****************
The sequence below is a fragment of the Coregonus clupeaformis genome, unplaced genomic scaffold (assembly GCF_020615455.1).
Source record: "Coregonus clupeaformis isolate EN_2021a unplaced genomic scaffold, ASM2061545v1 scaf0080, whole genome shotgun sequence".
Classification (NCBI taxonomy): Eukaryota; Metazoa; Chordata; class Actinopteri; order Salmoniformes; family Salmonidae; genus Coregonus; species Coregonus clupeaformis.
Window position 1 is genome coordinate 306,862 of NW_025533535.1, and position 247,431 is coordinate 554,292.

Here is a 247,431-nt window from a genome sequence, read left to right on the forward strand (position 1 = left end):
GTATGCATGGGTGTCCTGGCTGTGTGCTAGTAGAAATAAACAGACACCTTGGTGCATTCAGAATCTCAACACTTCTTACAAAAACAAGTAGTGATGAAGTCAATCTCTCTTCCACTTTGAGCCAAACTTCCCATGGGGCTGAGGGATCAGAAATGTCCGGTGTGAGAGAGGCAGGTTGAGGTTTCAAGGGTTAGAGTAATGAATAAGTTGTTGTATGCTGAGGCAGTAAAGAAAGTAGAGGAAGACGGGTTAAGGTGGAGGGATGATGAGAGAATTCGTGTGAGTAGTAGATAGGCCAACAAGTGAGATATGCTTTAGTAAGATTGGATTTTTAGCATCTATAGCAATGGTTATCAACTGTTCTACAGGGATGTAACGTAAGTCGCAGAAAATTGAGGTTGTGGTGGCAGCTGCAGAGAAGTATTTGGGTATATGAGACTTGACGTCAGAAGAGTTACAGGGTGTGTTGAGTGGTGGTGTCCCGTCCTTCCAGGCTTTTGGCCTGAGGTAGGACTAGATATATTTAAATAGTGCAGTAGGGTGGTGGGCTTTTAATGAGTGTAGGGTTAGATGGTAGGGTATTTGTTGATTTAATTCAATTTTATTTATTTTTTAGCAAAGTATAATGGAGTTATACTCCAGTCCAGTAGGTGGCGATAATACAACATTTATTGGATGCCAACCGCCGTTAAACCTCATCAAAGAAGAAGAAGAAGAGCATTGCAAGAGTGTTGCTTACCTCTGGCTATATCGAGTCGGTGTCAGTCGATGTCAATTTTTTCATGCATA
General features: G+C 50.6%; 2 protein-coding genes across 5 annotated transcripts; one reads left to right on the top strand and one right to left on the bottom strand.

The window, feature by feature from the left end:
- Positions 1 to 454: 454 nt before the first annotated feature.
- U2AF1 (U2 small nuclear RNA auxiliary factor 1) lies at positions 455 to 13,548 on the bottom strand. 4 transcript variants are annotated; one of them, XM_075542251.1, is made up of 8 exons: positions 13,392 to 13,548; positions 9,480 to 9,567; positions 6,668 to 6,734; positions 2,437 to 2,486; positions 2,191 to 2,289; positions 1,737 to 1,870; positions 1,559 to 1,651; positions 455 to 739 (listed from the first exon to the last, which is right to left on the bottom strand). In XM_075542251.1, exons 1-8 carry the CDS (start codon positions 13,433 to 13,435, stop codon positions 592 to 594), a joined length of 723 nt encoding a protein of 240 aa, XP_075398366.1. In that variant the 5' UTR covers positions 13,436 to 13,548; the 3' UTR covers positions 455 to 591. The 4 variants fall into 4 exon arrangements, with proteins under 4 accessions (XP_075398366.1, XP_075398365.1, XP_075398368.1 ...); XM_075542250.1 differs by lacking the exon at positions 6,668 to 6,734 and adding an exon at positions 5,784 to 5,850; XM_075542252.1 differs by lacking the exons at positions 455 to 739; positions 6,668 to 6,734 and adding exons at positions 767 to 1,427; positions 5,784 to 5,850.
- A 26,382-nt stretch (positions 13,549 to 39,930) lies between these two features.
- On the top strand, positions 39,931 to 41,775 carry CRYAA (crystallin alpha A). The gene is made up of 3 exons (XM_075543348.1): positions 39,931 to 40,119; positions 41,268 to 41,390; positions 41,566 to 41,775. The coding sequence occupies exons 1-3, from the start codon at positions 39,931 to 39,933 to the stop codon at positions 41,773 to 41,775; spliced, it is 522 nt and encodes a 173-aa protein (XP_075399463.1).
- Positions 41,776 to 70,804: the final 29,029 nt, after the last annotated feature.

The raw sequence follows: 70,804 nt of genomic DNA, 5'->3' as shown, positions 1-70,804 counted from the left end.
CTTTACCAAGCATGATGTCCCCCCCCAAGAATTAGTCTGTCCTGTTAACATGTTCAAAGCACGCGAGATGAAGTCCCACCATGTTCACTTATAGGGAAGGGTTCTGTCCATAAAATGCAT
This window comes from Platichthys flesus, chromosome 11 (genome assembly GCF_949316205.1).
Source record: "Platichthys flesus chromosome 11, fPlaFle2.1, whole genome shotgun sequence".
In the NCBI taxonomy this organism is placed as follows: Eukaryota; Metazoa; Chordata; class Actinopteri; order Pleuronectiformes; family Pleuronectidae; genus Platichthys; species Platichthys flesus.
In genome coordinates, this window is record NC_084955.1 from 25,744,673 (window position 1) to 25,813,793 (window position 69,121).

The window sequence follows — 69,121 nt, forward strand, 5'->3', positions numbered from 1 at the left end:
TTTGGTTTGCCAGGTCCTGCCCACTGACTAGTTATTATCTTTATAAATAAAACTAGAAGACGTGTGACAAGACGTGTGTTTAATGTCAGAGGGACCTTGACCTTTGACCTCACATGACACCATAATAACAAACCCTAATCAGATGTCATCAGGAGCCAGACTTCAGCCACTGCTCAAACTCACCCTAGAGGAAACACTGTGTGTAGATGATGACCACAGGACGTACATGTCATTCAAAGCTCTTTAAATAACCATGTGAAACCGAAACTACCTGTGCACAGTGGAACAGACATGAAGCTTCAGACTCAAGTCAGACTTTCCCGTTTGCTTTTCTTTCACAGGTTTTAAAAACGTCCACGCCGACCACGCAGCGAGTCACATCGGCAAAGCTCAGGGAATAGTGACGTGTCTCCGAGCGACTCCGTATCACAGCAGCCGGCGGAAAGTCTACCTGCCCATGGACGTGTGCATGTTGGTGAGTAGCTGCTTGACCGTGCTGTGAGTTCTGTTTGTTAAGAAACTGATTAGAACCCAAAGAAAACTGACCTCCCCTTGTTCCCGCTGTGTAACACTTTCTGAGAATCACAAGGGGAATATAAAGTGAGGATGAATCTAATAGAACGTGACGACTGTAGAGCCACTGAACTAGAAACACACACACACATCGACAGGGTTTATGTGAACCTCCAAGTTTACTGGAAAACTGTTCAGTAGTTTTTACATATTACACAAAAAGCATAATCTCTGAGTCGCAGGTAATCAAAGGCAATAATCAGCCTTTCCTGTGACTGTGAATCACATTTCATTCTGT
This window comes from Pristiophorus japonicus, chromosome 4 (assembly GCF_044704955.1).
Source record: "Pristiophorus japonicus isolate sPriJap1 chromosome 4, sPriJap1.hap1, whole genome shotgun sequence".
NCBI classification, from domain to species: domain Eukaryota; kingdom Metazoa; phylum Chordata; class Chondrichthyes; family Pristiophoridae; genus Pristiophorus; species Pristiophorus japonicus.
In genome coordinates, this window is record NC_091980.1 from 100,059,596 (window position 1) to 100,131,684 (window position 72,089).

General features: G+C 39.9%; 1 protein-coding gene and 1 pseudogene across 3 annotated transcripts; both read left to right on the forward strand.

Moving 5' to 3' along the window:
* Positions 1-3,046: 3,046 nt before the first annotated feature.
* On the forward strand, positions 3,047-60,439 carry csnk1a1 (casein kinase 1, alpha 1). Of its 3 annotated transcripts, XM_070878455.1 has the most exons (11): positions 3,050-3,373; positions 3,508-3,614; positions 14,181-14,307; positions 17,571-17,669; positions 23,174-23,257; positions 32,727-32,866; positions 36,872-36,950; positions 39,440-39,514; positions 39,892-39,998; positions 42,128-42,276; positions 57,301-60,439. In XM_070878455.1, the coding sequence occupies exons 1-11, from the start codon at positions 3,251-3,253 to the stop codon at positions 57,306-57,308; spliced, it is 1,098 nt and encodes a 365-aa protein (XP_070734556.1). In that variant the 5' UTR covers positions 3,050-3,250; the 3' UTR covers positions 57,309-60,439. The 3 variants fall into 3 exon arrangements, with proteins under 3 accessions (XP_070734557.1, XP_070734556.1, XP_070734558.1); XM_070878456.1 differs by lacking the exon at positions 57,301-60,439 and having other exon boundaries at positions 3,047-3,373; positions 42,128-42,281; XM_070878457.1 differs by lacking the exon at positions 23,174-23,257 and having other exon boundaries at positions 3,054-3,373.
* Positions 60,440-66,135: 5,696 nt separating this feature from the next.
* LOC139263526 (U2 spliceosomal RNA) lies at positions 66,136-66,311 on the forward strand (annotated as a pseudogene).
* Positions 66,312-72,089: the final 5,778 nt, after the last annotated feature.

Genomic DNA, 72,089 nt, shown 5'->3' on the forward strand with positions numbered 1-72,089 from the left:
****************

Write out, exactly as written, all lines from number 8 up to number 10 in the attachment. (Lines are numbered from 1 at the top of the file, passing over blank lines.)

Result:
The window, feature by feature from the left end:
- Positions 1 to 454: 454 nt before the first annotated feature.
- U2AF1 (U2 small nuclear RNA auxiliary factor 1) lies at positions 455 to 13,548 on the bottom strand. 4 transcript variants are annotated; one of them, XM_075542251.1, is made up of 8 exons: positions 13,392 to 13,548; positions 9,480 to 9,567; positions 6,668 to 6,734; positions 2,437 to 2,486; positions 2,191 to 2,289; positions 1,737 to 1,870; positions 1,559 to 1,651; positions 455 to 739 (listed from the first exon to the last, which is right to left on the bottom strand). In XM_075542251.1, exons 1-8 carry the CDS (start codon positions 13,433 to 13,435, stop codon positions 592 to 594), a joined length of 723 nt encoding a protein of 240 aa, XP_075398366.1. In that variant the 5' UTR covers positions 13,436 to 13,548; the 3' UTR covers positions 455 to 591. The 4 variants fall into 4 exon arrangements, with proteins under 4 accessions (XP_075398366.1, XP_075398365.1, XP_075398368.1 ...); XM_075542250.1 differs by lacking the exon at positions 6,668 to 6,734 and adding an exon at positions 5,784 to 5,850; XM_075542252.1 differs by lacking the exons at positions 455 to 739; positions 6,668 to 6,734 and adding exons at positions 767 to 1,427; positions 5,784 to 5,850.